Michaeli is known as a women’s rights activist and the head of the Labor Party. The difficulty Nahum encountered underscores an additional hurdle Samaria residents JNS spoke with say they must overcome, the fact that a significant number of politicians and a large swath of Israeli media view them with a jaundiced eye.
Nahum said there’s no question that Michaeli’s political stance against Jews living in the disputed territories explains her lack of action regarding the harassment: “The first thing she did as minister was to freeze all the transportation planning in Judea and Samaria.”
Michaeli did not respond to JNS requests for comment. However, in November 2022, her office, responding to criticism of her handling of Samaria, said she had increased bus service to the region and budgeted for a new bus stop in Peduel, an Israeli community in Samaria.
Nahum said she finally resorted to the media, but only Channel 14, known for its conservative political viewpoint, gave her a platform. It was at that point that Michaeli finally responded through a spokesperson, who told Nahum that it was up to her to collect the hard data. Nahum tried to get information from the police about reports of girls who were harassed but failed due to privacy laws.
“The police wouldn’t give me the stories or any information, so I was stuck,” she said.
The lack of attention is all the more frustrating because there are solutions to the problem. Arab workers from the Palestinian Authority cross from Judea and Samaria into Israel daily. They do so through security checkpoints from where they are shuttled to their places of employment, mainly construction sites throughout the country.
The problem arises at the end of the day. No transport is provided for their return home. So, the Arab workers take to public transportation.
“The official government body that set up the checkpoints for them to enter across the Green Line didn’t stop to consider how they’d get back,” Brand told JNS.
Nahum and Brand agree the answer is to require them to pass through the checkpoints on their return as well.
“When they go back to their homes, they don’t need to go through the checkpoints. They just get on an Israeli bus without any check, without any proof they’ve left the country,” Nahum said. “That’s why there are so many Palestinians who stay in Israel without permission. Once they enter, they can go wherever they want, do whatever they want, whenever they want.”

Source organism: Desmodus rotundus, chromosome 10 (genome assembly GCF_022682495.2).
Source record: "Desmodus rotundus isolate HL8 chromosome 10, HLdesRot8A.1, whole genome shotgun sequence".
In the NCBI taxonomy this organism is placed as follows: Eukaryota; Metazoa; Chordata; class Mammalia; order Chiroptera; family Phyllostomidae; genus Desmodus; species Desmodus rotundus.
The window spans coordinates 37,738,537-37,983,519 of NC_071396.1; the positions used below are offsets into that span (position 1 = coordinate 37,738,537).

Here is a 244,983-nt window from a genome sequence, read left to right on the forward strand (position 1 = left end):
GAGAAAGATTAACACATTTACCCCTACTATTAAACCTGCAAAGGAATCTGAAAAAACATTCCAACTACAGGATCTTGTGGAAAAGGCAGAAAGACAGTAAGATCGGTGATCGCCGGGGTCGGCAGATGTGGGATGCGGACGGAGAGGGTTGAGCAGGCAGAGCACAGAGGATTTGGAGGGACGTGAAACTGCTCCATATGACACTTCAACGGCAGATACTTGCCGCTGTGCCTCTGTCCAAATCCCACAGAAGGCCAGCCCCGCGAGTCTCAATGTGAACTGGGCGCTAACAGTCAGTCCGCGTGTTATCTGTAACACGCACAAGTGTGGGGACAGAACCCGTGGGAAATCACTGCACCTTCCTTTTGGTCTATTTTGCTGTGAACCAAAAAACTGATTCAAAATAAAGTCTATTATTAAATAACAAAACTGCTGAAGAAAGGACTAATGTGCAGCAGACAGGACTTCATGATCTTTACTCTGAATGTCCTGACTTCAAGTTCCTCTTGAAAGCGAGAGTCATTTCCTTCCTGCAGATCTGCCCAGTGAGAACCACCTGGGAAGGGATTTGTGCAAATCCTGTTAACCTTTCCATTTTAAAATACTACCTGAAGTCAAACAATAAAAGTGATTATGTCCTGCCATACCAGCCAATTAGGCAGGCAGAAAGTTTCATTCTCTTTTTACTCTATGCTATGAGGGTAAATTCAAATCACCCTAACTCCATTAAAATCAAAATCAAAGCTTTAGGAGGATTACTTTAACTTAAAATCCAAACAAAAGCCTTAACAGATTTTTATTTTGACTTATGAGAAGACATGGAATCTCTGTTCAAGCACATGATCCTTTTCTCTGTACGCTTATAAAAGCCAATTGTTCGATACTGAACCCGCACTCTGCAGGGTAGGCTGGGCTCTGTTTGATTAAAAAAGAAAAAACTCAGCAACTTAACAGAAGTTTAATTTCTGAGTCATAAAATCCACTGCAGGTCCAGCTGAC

Not in Gush Etzion
Added Brand, “The second option is to supply the workers with buses for their trip back. The problem is only in Samaria, and not in Gush Etzion [in Judea] where private bus companies shuttle the Arab workers back home. Do the same in Samaria.”
Brand said that Smotrich should be the one to take care of the issue.
Smotrich’s office issued a statement in response to Brand’s letter. “The minister wanted to thank the residents for raising awareness of the importance of the issue. There is not, nor cannot be, any tolerance for sexual assault on buses, whether it is done on a nationalistic basis or not. Residents of Judea and Samaria are not second-class citizens and their blood is no less red. The minister said that he will raise the issue with the minister of transport. He knows that the issue is close to your hearts and it will be addressed.”
Regev’s office, in response to Brand’s letter, said: “The Ministry of Transportation attaches the utmost importance to the sense of security of all public transportation passengers and in particular of female passengers on public transportation. At the same time, the Israel Police is the only entity authorized to maintain public order in Israel and to handle and investigate complaints regarding the commission of criminal offenses such as sexual harassment. The Ministry of Transportation will examine with the Ministry of National Security whether increased enforcement on the problematic routes is necessary.”
“Apart from the letters, nothing has been done. One way or another, I sincerely hope this gets resolved. There has been no movement at all in the last several months,” Brand said.